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April 6, 2011

Social networking is an idea that few people living in the modern world are unfamiliar with.  Facebook, Linkedin, and Myspace, to name a few, enjoy hundreds of millions of members who use their sites to keep in touch with friends, exchange ideas, and gather information.  To be sure, the widespread use of the internet has created new and exciting opportunities for sharing in a global community.  However, despite its recent spike in popularity and general awareness, “social newtoworking” is anything but a new concept.  In fact, loss prevention professionals around the world have been dealing with the darker side of social networking for decades or longer.

In much the same way online social networkers share information about consumer products, movies, and music, criminals and thieves share information about vulnerable retailers and security conditions in an underground social network.  While they don’t employ the use of modern technology or operate in the public purview, they are effective none the less.  When one criminal successfully breaches a retailer’s security and escapes with cash in hand, it is safe to assume that other potential offenders within their social network will learn of their approach to the robbery.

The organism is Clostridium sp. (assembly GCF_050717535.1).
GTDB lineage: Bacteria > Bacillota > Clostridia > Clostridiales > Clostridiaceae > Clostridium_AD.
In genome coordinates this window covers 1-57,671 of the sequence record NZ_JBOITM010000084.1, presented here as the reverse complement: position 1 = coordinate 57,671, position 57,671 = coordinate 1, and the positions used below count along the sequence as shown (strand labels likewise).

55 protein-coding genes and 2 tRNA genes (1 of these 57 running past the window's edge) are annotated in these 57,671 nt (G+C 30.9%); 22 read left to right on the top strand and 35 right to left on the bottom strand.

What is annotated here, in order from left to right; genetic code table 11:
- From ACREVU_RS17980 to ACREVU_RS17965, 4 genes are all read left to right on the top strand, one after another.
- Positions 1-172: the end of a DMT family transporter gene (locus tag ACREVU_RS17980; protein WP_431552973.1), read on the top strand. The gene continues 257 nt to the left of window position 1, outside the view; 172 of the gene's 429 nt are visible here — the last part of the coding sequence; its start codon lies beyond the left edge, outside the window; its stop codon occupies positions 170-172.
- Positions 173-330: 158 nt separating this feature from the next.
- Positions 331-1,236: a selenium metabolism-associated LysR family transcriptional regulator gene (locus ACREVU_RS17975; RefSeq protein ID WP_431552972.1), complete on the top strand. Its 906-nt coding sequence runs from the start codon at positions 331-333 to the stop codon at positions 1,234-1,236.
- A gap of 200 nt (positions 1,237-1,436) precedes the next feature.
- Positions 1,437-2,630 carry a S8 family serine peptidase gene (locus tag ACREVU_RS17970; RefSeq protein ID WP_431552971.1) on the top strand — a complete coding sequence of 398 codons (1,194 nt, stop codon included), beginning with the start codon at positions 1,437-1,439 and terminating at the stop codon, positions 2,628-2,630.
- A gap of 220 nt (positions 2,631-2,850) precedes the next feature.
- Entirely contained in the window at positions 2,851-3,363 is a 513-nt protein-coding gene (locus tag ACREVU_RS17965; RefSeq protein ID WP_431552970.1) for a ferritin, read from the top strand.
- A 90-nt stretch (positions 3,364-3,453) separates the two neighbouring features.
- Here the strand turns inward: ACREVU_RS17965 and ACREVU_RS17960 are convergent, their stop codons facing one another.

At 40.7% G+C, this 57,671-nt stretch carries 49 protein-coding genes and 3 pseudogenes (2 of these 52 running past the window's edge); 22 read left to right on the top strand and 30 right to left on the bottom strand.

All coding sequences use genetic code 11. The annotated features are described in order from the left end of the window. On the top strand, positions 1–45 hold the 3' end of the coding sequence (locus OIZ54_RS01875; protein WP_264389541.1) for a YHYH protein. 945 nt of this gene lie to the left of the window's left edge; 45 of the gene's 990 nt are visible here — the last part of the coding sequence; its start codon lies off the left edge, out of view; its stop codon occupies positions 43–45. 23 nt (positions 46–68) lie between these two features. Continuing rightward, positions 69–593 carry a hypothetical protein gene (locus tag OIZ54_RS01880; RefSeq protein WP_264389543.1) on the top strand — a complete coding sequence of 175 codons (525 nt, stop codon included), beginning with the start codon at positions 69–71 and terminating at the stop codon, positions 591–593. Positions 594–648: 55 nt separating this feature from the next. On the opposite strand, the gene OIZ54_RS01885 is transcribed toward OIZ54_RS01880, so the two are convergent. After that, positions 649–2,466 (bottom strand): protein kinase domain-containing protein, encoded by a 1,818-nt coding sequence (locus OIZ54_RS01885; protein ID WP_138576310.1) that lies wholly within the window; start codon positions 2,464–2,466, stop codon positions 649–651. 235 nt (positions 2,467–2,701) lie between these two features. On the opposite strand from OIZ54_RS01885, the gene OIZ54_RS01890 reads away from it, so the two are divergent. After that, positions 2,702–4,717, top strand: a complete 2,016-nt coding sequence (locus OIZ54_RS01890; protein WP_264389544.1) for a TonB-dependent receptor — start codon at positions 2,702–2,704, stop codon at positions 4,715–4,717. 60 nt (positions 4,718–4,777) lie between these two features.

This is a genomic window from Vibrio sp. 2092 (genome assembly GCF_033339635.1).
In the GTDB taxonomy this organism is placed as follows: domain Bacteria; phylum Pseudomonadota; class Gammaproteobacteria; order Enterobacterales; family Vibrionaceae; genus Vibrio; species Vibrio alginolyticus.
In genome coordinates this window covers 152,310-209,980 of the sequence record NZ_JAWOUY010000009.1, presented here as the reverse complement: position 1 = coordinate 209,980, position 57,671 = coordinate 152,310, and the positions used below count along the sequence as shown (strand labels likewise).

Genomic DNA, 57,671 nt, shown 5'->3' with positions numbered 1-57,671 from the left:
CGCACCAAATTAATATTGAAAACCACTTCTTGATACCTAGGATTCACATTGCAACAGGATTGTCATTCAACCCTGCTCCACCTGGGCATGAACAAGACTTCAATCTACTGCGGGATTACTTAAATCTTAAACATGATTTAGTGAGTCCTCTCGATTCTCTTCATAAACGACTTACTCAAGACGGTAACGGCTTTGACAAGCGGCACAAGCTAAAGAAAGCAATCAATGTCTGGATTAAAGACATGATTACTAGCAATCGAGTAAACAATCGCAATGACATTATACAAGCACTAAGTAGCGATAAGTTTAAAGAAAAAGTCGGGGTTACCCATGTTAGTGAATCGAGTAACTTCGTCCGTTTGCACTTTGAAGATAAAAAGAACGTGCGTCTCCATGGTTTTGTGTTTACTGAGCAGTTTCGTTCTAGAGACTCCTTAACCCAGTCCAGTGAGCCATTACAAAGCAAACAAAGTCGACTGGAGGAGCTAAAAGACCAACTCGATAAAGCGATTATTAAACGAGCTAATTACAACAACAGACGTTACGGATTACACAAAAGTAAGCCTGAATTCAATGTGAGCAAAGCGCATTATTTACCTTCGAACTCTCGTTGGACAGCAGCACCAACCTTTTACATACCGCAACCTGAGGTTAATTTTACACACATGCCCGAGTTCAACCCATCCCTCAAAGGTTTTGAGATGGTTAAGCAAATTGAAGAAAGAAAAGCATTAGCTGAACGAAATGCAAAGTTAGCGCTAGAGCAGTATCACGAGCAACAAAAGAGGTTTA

In a recent discussion with a law enforcement professional, I was told that in the first seven days after a robbery it is estimated that 20-25 individuals will learn how the crime was committed and the value of the cash stolen from the retailer.  So how do retailers protect themselves against nefarious social networking?  Simple: send a message.  Instead of broadcasting vulnerability, retailers must send a message of strength and security.  Using the latest in intelligent safe technology and surveillance equipment, the same social network that broadcasts opportunities to potential offenders will transmit a warning.  Avoid retailers with secure-steel safes and corresponding camera equipment.  Don’t pick a fight with an opponent that is prepared.

Many retailers today are wisely using online social networks to reach new customers and inform existing clients.  However, few consider what message they are sending to criminal networks.  The question remains: if you are a retailer, what message are you sending to underground social networks?  A warning or an invitation?


~Jeff Hauser

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